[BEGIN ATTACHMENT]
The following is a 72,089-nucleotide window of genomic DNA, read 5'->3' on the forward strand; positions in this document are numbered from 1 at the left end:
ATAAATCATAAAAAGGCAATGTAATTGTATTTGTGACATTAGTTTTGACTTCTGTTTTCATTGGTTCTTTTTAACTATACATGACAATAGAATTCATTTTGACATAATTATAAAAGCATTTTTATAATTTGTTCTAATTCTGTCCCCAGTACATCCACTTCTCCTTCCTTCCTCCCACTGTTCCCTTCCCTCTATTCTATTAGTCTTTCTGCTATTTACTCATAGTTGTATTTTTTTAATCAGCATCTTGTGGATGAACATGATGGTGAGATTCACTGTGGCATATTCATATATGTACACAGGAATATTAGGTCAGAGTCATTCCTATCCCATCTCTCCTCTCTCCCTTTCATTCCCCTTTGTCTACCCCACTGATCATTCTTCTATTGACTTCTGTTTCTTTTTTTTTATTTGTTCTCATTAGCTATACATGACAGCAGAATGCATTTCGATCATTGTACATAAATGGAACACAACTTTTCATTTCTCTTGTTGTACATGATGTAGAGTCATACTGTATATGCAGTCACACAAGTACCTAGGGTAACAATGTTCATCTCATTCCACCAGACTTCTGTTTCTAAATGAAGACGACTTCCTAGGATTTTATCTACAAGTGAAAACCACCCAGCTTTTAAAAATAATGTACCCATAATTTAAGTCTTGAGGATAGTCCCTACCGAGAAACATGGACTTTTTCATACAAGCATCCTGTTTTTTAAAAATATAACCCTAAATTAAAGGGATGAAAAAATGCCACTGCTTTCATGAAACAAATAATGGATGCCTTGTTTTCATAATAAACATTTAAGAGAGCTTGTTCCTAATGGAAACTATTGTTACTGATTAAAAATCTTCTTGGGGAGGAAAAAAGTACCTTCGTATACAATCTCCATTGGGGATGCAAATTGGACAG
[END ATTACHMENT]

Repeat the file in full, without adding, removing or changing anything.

The following is a 72,089-nucleotide window of genomic DNA, read 5'->3' on the forward strand; positions in this document are numbered from 1 at the left end:
ATAAATCATAAAAAGGCAATGTAATTGTATTTGTGACATTAGTTTTGACTTCTGTTTTCATTGGTTCTTTTTAACTATACATGACAATAGAATTCATTTTGACATAATTATAAAAGCATTTTTATAATTTGTTCTAATTCTGTCCCCAGTACATCCACTTCTCCTTCCTTCCTCCCACTGTTCCCTTCCCTCTATTCTATTAGTCTTTCTGCTATTTACTCATAGTTGTATTTTTTTAATCAGCATCTTGTGGATGAACATGATGGTGAGATTCACTGTGGCATATTCATATATGTACACAGGAATATTAGGTCAGAGTCATTCCTATCCCATCTCTCCTCTCTCCCTTTCATTCCCCTTTGTCTACCCCACTGATCATTCTTCTATTGACTTCTGTTTCTTTTTTTTTATTTGTTCTCATTAGCTATACATGACAGCAGAATGCATTTCGATCATTGTACATAAATGGAACACAACTTTTCATTTCTCTTGTTGTACATGATGTAGAGTCATACTGTATATGCAGTCACACAAGTACCTAGGGTAACAATGTTCATCTCATTCCACCAGACTTCTGTTTCTAAATGAAGACGACTTCCTAGGATTTTATCTACAAGTGAAAACCACCCAGCTTTTAAAAATAATGTACCCATAATTTAAGTCTTGAGGATAGTCCCTACCGAGAAACATGGACTTTTTCATACAAGCATCCTGTTTTTTAAAAATATAACCCTAAATTAAAGGGATGAAAAAATGCCACTGCTTTCATGAAACAAATAATGGATGCCTTGTTTTCATAATAAACATTTAAGAGAGCTTGTTCCTAATGGAAACTATTGTTACTGATTAAAAATCTTCTTGGGGAGGAAAAAAGTACCTTCGTATACAATCTCCATTGGGGATGCAAATTGGACAG